For Southern Highlands based painter Zoe Young, art reflects life. At present, that means the ‘sweet, cluttered and busy’ juggle of motherhood, work and life in the country.
Zoe’s latest body of work brings together a series of acrylic paintings on board, captured in a chalky, muted colour palette. Drawing on subject matter close to home, these still life paintings capture fleeting moments of everyday beauty and domestic bliss – a stack of well loved books and magazines, the aged patina of painted weatherboards, a scrap of pretty fabric, a perfect bloom in a clear glass vase.
Despite her recent affection for still life, Zoe is a versatile painter who also loves portraiture and landscape painting. She is a two-time finalist in the Archibald Portraiture Prize, having been selected in 2014 with her portrait of Olympic Snowboarder Torah Bright, and again in 2016 with her portrait of model Sam Harris. More recently, Zoe has been exploring subject matter inspired by her surroundings in the Southern Highlands.
We recently chatted to Zoe about this exquisite latest body of work, and current exhibition in Sydney.
Hey Zoe, we love your work! Tell us a little about your background?
My parents owned and operated hotels and restaurants across NSW, and as a result I grew up seasonally; Jindabyne in Winter, Bowral in Spring and Double Bay in Summertime. I was the youngest child (by six years) and my childhood was pretty magical and exciting. On the Farm at Crackenback, we had a pet wombat, who was quite a star. Vanilla Ice dropped into the farm when I was 15 just to meet the wombat!
I was always the little girl sitting in the corner of the restaurant drawing on docket books and my parents encouraged my creativity. They printed my drawings on the menus, which is why I’ve always been so torn between a love for painting and a love for design. I danced between the two in my 20s. I started an accessories label in Amsterdam and up until recently I was still designing the menus for my family’s restaurants. When I was 30, I realised I needed to choose between art and design, so I chose art and went back to National Art School to finish my degree and I haven’t looked back.
Your work encompasses unique still-life, landscapes and portraiture. Do you have a preferred subject matter, and why?
My work is quite autobiographical; for now, my life is sweet, cluttered and busy with motherhood and living in the countryside. I guess I want to celebrate the beauty of it all through still life. I know my children won’t be children forever. Time passes so quickly and through still life I feel that I can honour the things that make life special for me: books, tea pots, fresh produce, clouds, and zucchini’s!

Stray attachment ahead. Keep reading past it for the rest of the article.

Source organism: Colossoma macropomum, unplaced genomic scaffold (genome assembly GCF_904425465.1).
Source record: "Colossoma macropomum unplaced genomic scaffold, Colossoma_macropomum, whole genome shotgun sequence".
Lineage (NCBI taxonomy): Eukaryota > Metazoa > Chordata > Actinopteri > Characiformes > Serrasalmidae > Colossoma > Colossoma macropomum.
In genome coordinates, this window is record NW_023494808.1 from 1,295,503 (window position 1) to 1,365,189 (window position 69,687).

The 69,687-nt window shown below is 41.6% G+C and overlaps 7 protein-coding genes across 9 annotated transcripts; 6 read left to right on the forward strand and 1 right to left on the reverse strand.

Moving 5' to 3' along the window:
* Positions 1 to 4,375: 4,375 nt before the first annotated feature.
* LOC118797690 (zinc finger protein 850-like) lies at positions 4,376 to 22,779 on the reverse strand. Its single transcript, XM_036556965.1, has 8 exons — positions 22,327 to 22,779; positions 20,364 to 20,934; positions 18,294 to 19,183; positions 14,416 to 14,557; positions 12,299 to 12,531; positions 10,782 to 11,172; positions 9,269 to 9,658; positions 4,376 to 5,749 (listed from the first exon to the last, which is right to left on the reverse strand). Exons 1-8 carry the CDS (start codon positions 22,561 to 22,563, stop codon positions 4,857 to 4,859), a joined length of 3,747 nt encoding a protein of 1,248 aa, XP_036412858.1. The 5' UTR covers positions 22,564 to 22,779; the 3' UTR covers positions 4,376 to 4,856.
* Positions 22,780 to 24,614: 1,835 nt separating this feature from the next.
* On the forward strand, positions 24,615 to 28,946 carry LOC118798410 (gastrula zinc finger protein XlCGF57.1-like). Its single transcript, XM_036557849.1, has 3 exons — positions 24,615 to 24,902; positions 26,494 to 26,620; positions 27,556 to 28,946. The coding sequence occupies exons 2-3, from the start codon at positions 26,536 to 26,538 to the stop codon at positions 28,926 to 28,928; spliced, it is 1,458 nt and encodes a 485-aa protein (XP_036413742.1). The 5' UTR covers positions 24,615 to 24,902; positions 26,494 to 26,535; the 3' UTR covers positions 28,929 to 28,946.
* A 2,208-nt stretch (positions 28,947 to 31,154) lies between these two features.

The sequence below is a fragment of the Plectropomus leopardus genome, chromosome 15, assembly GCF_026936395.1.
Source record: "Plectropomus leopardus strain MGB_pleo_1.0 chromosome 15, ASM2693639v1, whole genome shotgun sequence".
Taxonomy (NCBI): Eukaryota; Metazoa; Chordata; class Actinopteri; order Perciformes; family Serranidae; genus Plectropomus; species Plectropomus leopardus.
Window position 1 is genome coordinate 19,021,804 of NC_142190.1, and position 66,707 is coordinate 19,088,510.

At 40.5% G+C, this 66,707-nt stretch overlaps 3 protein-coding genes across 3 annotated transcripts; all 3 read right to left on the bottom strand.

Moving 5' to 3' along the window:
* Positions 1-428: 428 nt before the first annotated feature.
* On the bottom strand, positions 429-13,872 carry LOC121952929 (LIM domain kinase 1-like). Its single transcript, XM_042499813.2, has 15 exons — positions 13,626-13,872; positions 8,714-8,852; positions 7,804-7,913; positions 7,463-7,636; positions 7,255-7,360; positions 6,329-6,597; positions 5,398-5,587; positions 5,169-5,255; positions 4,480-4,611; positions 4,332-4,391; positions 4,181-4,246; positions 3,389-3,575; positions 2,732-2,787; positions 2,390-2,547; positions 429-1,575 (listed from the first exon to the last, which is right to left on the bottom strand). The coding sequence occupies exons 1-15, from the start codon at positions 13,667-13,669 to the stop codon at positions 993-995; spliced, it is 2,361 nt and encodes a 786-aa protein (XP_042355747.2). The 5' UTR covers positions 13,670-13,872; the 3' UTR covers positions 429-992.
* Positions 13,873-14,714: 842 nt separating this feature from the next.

But to answer your question: I’m missing painting the figure. I just love capturing mood and character through the figure in space, and I just cant wait to get back into the studio and start working with the figure again.
Are you inspired by any other artists or creatives?
I’ve had the good fortune of being mentored and had the chance to develop relationships with some remarkable painters. I did my first painting apprenticeship under Patti Somerset. Who not many people know, because as talented and skilled as she is, she is very shy. She introduced me to the art of all the great painters who still influence my work today; Frank Auerbach, Richard Diebenkorn, David Hockney and Édouard Manet.
What influences your colour palette in general, and what has inspired that of this latest collection?
The latest series of still life paintings started with a cascading harmony of colours, starting from a wild orchard and ending with subdued mists through the ragged trees of the Snowy Mountains – which may just be the next series I work on. Stay tuned.
Is there a concept or intended message behind your latest works?
My latest body of work for my solo exhibition ‘Space Between Hours’ at Piermarq in Paddington are an intimate reflection of my lifestyle and surroundings in the Southern Highlands. My paintings are an attempt to distill my experiences and the unique, tranquil moments of my day to day on canvas. Essentially the exhibition is a celebration of my childhood, of motherhood and everything I love about life; food, nature and colour.